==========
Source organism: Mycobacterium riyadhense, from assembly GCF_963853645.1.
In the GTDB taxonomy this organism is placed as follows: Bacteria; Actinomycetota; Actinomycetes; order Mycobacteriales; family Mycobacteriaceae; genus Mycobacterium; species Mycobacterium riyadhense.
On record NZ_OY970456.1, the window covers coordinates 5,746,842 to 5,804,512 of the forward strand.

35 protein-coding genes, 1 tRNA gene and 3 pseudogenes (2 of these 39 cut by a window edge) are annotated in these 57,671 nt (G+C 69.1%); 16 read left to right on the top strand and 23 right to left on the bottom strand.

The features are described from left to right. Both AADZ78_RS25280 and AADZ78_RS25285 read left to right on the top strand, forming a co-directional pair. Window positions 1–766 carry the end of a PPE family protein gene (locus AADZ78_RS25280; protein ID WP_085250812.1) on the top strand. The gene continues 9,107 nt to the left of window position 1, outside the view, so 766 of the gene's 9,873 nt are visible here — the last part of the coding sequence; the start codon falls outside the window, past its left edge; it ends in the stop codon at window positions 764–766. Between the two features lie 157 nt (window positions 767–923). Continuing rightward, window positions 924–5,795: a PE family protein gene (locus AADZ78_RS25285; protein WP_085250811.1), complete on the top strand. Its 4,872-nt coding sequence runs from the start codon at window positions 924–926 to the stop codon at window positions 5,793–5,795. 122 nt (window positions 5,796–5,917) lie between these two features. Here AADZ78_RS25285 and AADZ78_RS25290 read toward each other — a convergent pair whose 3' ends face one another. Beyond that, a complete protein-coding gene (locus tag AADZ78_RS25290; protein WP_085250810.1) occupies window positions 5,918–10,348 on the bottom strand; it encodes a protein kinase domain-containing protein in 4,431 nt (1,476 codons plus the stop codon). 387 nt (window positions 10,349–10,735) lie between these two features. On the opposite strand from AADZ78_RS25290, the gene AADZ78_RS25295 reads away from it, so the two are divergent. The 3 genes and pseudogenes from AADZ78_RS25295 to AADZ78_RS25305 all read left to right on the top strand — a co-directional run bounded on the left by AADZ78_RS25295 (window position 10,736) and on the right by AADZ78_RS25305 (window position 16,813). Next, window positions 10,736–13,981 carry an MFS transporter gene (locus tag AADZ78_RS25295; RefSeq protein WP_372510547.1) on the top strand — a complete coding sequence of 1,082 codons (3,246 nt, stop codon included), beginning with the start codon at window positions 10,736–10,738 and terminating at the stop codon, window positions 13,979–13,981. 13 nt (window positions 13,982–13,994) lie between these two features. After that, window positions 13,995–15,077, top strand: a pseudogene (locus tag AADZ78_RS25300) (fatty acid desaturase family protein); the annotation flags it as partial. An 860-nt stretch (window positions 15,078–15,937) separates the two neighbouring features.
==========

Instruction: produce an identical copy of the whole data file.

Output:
Source organism: Mycobacterium riyadhense, from assembly GCF_963853645.1.
In the GTDB taxonomy this organism is placed as follows: Bacteria; Actinomycetota; Actinomycetes; order Mycobacteriales; family Mycobacteriaceae; genus Mycobacterium; species Mycobacterium riyadhense.
On record NZ_OY970456.1, the window covers coordinates 5,746,842 to 5,804,512 of the forward strand.

35 protein-coding genes, 1 tRNA gene and 3 pseudogenes (2 of these 39 cut by a window edge) are annotated in these 57,671 nt (G+C 69.1%); 16 read left to right on the top strand and 23 right to left on the bottom strand.

The features are described from left to right. Both AADZ78_RS25280 and AADZ78_RS25285 read left to right on the top strand, forming a co-directional pair. Window positions 1–766 carry the end of a PPE family protein gene (locus AADZ78_RS25280; protein ID WP_085250812.1) on the top strand. The gene continues 9,107 nt to the left of window position 1, outside the view, so 766 of the gene's 9,873 nt are visible here — the last part of the coding sequence; the start codon falls outside the window, past its left edge; it ends in the stop codon at window positions 764–766. Between the two features lie 157 nt (window positions 767–923). Continuing rightward, window positions 924–5,795: a PE family protein gene (locus AADZ78_RS25285; protein WP_085250811.1), complete on the top strand. Its 4,872-nt coding sequence runs from the start codon at window positions 924–926 to the stop codon at window positions 5,793–5,795. 122 nt (window positions 5,796–5,917) lie between these two features. Here AADZ78_RS25285 and AADZ78_RS25290 read toward each other — a convergent pair whose 3' ends face one another. Beyond that, a complete protein-coding gene (locus tag AADZ78_RS25290; protein WP_085250810.1) occupies window positions 5,918–10,348 on the bottom strand; it encodes a protein kinase domain-containing protein in 4,431 nt (1,476 codons plus the stop codon). 387 nt (window positions 10,349–10,735) lie between these two features. On the opposite strand from AADZ78_RS25290, the gene AADZ78_RS25295 reads away from it, so the two are divergent. The 3 genes and pseudogenes from AADZ78_RS25295 to AADZ78_RS25305 all read left to right on the top strand — a co-directional run bounded on the left by AADZ78_RS25295 (window position 10,736) and on the right by AADZ78_RS25305 (window position 16,813). Next, window positions 10,736–13,981 carry an MFS transporter gene (locus tag AADZ78_RS25295; RefSeq protein WP_372510547.1) on the top strand — a complete coding sequence of 1,082 codons (3,246 nt, stop codon included), beginning with the start codon at window positions 10,736–10,738 and terminating at the stop codon, window positions 13,979–13,981. 13 nt (window positions 13,982–13,994) lie between these two features. After that, window positions 13,995–15,077, top strand: a pseudogene (locus tag AADZ78_RS25300) (fatty acid desaturase family protein); the annotation flags it as partial. An 860-nt stretch (window positions 15,078–15,937) separates the two neighbouring features.